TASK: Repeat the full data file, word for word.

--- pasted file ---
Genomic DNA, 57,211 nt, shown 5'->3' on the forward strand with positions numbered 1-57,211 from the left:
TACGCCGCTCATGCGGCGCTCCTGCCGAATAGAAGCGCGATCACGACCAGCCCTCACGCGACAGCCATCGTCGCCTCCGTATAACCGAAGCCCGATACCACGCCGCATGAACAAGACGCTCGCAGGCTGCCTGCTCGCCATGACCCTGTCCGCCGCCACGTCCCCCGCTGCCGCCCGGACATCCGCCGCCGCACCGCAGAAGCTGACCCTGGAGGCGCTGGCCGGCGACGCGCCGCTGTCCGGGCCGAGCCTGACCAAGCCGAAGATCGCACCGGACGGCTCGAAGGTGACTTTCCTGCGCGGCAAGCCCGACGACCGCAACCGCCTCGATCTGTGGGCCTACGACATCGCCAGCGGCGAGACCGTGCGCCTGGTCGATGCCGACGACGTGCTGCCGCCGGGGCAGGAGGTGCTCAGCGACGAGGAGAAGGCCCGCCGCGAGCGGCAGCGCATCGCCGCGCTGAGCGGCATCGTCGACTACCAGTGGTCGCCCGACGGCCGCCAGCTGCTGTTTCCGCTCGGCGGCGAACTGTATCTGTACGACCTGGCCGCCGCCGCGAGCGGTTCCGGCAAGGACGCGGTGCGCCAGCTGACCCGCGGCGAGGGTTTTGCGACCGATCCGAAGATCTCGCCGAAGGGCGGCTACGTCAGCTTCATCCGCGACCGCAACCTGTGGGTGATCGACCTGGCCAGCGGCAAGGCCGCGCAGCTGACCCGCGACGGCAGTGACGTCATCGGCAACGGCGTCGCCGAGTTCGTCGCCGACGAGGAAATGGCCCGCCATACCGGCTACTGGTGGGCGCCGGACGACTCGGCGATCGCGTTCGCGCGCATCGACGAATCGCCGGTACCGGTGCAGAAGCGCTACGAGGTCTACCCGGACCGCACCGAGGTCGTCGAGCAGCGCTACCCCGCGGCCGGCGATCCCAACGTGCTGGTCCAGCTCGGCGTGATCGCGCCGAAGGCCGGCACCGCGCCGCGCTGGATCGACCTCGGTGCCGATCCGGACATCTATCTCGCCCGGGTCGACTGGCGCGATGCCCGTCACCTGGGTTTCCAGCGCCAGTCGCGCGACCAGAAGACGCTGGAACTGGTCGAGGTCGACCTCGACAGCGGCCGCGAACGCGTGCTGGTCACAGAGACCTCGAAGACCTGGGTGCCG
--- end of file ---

Genomic DNA, 57,211 nt, shown 5'->3' on the forward strand with positions numbered 1-57,211 from the left:
TACGCCGCTCATGCGGCGCTCCTGCCGAATAGAAGCGCGATCACGACCAGCCCTCACGCGACAGCCATCGTCGCCTCCGTATAACCGAAGCCCGATACCACGCCGCATGAACAAGACGCTCGCAGGCTGCCTGCTCGCCATGACCCTGTCCGCCGCCACGTCCCCCGCTGCCGCCCGGACATCCGCCGCCGCACCGCAGAAGCTGACCCTGGAGGCGCTGGCCGGCGACGCGCCGCTGTCCGGGCCGAGCCTGACCAAGCCGAAGATCGCACCGGACGGCTCGAAGGTGACTTTCCTGCGCGGCAAGCCCGACGACCGCAACCGCCTCGATCTGTGGGCCTACGACATCGCCAGCGGCGAGACCGTGCGCCTGGTCGATGCCGACGACGTGCTGCCGCCGGGGCAGGAGGTGCTCAGCGACGAGGAGAAGGCCCGCCGCGAGCGGCAGCGCATCGCCGCGCTGAGCGGCATCGTCGACTACCAGTGGTCGCCCGACGGCCGCCAGCTGCTGTTTCCGCTCGGCGGCGAACTGTATCTGTACGACCTGGCCGCCGCCGCGAGCGGTTCCGGCAAGGACGCGGTGCGCCAGCTGACCCGCGGCGAGGGTTTTGCGACCGATCCGAAGATCTCGCCGAAGGGCGGCTACGTCAGCTTCATCCGCGACCGCAACCTGTGGGTGATCGACCTGGCCAGCGGCAAGGCCGCGCAGCTGACCCGCGACGGCAGTGACGTCATCGGCAACGGCGTCGCCGAGTTCGTCGCCGACGAGGAAATGGCCCGCCATACCGGCTACTGGTGGGCGCCGGACGACTCGGCGATCGCGTTCGCGCGCATCGACGAATCGCCGGTACCGGTGCAGAAGCGCTACGAGGTCTACCCGGACCGCACCGAGGTCGTCGAGCAGCGCTACCCCGCGGCCGGCGATCCCAACGTGCTGGTCCAGCTCGGCGTGATCGCGCCGAAGGCCGGCACCGCGCCGCGCTGGATCGACCTCGGTGCCGATCCGGACATCTATCTCGCCCGGGTCGACTGGCGCGATGCCCGTCACCTGGGTTTCCAGCGCCAGTCGCGCGACCAGAAGACGCTGGAACTGGTCGAGGTCGACCTCGACAGCGGCCGCGAACGCGTGCTGGTCACAGAGACCTCGAAGACCTGGGTGCCG